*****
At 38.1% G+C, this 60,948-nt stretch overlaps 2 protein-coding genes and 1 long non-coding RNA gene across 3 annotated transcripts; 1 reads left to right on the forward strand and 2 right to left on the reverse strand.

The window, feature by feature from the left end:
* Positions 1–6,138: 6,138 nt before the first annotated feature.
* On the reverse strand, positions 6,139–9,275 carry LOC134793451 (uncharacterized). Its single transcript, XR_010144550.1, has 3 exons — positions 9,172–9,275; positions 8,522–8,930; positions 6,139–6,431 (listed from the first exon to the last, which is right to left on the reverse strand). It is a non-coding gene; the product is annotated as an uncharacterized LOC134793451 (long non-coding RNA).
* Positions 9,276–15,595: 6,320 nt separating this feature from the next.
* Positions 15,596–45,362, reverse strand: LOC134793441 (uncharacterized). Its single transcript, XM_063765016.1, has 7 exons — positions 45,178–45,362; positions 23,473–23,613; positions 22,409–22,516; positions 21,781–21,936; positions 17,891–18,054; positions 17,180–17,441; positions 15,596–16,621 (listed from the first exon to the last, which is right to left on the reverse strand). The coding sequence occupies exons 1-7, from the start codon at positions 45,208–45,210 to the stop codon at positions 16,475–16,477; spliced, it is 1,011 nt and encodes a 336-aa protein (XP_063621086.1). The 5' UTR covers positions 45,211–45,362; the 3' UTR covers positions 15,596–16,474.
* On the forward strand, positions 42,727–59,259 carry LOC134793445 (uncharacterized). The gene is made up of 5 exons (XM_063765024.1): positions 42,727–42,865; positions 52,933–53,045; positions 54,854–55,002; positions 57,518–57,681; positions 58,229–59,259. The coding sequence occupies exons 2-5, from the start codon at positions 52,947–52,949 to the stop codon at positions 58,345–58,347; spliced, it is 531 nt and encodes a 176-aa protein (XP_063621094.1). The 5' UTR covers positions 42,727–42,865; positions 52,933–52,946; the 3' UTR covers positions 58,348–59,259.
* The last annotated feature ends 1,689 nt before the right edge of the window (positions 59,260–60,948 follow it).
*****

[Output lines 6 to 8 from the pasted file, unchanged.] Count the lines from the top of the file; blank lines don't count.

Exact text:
* Positions 15,596–45,362, reverse strand: LOC134793441 (uncharacterized). Its single transcript, XM_063765016.1, has 7 exons — positions 45,178–45,362; positions 23,473–23,613; positions 22,409–22,516; positions 21,781–21,936; positions 17,891–18,054; positions 17,180–17,441; positions 15,596–16,621 (listed from the first exon to the last, which is right to left on the reverse strand). The coding sequence occupies exons 1-7, from the start codon at positions 45,208–45,210 to the stop codon at positions 16,475–16,477; spliced, it is 1,011 nt and encodes a 336-aa protein (XP_063621086.1). The 5' UTR covers positions 45,211–45,362; the 3' UTR covers positions 15,596–16,474.
* On the forward strand, positions 42,727–59,259 carry LOC134793445 (uncharacterized). The gene is made up of 5 exons (XM_063765024.1): positions 42,727–42,865; positions 52,933–53,045; positions 54,854–55,002; positions 57,518–57,681; positions 58,229–59,259. The coding sequence occupies exons 2-5, from the start codon at positions 52,947–52,949 to the stop codon at positions 58,345–58,347; spliced, it is 531 nt and encodes a 176-aa protein (XP_063621094.1). The 5' UTR covers positions 42,727–42,865; positions 52,933–52,946; the 3' UTR covers positions 58,348–59,259.
* The last annotated feature ends 1,689 nt before the right edge of the window (positions 59,260–60,948 follow it).